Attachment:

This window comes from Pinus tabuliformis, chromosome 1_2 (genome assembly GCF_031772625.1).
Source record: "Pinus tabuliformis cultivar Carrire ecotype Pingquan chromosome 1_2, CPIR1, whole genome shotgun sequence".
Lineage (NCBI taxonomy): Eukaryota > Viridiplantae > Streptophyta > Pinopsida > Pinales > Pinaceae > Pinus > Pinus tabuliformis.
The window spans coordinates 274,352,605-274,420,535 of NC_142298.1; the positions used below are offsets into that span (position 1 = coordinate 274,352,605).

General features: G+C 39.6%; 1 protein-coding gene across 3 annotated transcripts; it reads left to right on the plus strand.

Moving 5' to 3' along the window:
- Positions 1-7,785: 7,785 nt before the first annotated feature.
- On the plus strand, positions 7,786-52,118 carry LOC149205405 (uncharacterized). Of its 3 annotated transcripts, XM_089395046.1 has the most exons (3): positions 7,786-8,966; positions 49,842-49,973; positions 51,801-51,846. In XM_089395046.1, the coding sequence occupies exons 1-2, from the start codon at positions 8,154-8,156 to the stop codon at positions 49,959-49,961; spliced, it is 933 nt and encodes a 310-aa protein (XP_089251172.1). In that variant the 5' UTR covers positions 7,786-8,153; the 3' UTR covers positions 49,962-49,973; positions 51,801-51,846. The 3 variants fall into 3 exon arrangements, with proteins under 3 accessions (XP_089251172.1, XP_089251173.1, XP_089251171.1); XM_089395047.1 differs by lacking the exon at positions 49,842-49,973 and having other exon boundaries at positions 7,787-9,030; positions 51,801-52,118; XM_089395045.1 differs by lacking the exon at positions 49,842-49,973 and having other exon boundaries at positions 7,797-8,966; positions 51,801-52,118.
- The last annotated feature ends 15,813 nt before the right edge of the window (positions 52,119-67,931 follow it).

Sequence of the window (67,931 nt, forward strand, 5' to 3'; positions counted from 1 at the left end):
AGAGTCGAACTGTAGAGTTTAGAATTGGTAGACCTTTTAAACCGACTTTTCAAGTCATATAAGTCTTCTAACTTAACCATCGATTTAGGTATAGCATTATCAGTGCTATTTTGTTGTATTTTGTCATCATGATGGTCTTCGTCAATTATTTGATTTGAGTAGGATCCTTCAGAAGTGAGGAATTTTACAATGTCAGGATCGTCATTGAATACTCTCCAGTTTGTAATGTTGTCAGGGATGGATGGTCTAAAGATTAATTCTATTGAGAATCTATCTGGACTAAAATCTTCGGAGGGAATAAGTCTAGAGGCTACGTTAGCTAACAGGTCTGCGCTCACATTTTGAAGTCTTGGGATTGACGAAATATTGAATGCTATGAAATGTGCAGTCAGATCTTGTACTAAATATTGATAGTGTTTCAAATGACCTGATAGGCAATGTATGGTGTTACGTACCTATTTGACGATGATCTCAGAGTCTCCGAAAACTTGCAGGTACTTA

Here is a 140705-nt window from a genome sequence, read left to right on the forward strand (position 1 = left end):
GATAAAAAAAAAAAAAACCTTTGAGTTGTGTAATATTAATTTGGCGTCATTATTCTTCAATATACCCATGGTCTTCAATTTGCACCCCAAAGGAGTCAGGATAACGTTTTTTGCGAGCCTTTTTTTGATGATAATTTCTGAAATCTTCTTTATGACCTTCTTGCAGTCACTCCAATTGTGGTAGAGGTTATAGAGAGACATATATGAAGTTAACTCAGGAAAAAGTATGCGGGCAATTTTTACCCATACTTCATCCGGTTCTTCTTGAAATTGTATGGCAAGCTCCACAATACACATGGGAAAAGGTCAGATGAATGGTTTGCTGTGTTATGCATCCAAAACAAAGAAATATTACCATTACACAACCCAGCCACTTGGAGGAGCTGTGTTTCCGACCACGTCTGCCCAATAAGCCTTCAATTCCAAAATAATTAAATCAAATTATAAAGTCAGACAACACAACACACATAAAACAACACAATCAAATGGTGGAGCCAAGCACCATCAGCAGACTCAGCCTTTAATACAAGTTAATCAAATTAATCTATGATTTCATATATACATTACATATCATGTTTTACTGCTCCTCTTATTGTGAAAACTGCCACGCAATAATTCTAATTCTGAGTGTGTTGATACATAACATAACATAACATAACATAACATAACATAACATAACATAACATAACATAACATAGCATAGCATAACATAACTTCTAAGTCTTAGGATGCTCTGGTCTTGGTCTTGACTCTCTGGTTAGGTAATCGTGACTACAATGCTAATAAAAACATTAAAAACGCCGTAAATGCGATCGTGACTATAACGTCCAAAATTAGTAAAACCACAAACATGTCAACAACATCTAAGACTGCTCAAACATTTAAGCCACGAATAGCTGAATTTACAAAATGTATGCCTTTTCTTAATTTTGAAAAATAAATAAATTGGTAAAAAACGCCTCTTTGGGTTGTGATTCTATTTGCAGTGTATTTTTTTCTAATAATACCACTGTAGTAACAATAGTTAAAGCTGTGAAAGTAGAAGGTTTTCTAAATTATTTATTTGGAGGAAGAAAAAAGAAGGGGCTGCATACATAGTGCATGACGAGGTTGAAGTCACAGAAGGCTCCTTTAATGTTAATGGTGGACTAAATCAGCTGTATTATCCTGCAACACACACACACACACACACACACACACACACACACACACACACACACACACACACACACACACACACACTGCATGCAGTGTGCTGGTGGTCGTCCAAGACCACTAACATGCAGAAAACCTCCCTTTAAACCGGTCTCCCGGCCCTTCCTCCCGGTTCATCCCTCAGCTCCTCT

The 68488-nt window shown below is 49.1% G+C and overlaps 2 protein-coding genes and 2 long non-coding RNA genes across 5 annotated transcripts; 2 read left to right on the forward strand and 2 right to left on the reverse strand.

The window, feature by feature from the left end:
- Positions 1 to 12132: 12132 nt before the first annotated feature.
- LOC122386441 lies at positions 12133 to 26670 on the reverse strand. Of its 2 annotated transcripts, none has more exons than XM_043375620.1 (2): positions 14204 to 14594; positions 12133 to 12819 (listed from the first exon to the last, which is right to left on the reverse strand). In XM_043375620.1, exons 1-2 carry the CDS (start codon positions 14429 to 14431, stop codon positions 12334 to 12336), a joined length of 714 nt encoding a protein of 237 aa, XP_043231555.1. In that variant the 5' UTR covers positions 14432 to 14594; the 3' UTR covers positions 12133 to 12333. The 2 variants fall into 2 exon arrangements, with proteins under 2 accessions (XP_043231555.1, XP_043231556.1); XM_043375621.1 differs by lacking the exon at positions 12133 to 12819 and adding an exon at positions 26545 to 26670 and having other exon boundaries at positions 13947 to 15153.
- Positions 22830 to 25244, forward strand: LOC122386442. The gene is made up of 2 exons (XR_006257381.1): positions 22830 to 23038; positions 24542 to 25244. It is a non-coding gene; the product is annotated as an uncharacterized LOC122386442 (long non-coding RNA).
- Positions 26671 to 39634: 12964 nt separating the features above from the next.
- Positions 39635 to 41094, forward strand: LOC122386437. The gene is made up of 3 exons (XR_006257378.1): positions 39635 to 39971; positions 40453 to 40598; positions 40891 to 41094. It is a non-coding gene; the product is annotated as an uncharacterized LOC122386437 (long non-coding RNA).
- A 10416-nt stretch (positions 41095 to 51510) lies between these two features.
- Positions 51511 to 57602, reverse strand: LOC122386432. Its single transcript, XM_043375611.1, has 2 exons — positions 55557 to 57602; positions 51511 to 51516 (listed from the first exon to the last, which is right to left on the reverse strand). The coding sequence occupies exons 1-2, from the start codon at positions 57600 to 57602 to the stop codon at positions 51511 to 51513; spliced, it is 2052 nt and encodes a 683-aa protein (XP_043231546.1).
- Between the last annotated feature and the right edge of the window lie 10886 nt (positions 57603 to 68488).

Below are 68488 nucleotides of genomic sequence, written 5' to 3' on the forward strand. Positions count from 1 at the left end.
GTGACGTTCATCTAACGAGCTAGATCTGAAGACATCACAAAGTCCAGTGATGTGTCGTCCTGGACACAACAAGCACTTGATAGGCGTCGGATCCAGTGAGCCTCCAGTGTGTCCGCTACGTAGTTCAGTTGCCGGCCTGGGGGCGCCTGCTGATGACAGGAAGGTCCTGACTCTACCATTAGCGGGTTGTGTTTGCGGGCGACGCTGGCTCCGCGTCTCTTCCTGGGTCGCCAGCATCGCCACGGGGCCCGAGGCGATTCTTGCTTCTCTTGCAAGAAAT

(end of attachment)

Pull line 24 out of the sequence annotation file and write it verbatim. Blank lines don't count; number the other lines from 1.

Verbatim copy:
Below are 68488 nucleotides of genomic sequence, written 5' to 3' on the forward strand. Positions count from 1 at the left end.